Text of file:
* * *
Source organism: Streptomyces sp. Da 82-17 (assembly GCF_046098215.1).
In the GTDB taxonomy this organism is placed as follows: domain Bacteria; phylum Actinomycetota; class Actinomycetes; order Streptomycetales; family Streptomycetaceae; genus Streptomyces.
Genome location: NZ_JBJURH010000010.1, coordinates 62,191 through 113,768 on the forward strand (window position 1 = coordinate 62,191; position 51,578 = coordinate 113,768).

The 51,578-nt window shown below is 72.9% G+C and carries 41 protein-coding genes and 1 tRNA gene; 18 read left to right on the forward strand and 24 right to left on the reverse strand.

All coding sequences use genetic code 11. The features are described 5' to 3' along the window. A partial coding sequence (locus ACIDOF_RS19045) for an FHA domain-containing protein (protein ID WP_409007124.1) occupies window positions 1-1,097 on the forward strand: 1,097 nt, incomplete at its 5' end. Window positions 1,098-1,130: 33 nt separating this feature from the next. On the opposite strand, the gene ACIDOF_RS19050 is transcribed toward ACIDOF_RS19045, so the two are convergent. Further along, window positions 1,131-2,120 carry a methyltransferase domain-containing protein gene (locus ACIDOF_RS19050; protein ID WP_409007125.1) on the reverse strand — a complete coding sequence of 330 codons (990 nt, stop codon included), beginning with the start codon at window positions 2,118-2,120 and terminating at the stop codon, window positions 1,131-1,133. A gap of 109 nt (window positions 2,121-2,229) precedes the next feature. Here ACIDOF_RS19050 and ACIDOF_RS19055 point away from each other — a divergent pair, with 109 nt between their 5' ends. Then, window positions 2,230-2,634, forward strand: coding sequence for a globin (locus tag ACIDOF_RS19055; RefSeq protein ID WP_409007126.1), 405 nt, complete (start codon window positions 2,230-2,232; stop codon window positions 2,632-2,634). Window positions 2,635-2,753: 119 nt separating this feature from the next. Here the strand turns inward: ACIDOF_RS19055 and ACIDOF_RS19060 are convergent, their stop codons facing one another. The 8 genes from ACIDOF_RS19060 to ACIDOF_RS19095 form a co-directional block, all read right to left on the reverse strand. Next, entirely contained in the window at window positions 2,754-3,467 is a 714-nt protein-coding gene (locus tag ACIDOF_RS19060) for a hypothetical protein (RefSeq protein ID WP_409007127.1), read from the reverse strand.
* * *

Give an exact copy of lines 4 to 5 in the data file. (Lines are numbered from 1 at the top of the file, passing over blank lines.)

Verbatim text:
The 51,578-nt window shown below is 72.9% G+C and carries 41 protein-coding genes and 1 tRNA gene; 18 read left to right on the forward strand and 24 right to left on the reverse strand.

All coding sequences use genetic code 11. The features are described 5' to 3' along the window. A partial coding sequence (locus ACIDOF_RS19045) for an FHA domain-containing protein (protein ID WP_409007124.1) occupies window positions 1-1,097 on the forward strand: 1,097 nt, incomplete at its 5' end. Window positions 1,098-1,130: 33 nt separating this feature from the next. On the opposite strand, the gene ACIDOF_RS19050 is transcribed toward ACIDOF_RS19045, so the two are convergent. Further along, window positions 1,131-2,120 carry a methyltransferase domain-containing protein gene (locus ACIDOF_RS19050; protein ID WP_409007125.1) on the reverse strand — a complete coding sequence of 330 codons (990 nt, stop codon included), beginning with the start codon at window positions 2,118-2,120 and terminating at the stop codon, window positions 1,131-1,133. A gap of 109 nt (window positions 2,121-2,229) precedes the next feature. Here ACIDOF_RS19050 and ACIDOF_RS19055 point away from each other — a divergent pair, with 109 nt between their 5' ends. Then, window positions 2,230-2,634, forward strand: coding sequence for a globin (locus tag ACIDOF_RS19055; RefSeq protein ID WP_409007126.1), 405 nt, complete (start codon window positions 2,230-2,232; stop codon window positions 2,632-2,634). Window positions 2,635-2,753: 119 nt separating this feature from the next. Here the strand turns inward: ACIDOF_RS19055 and ACIDOF_RS19060 are convergent, their stop codons facing one another. The 8 genes from ACIDOF_RS19060 to ACIDOF_RS19095 form a co-directional block, all read right to left on the reverse strand. Next, entirely contained in the window at window positions 2,754-3,467 is a 714-nt protein-coding gene (locus tag ACIDOF_RS19060) for a hypothetical protein (RefSeq protein ID WP_409007127.1), read from the reverse strand.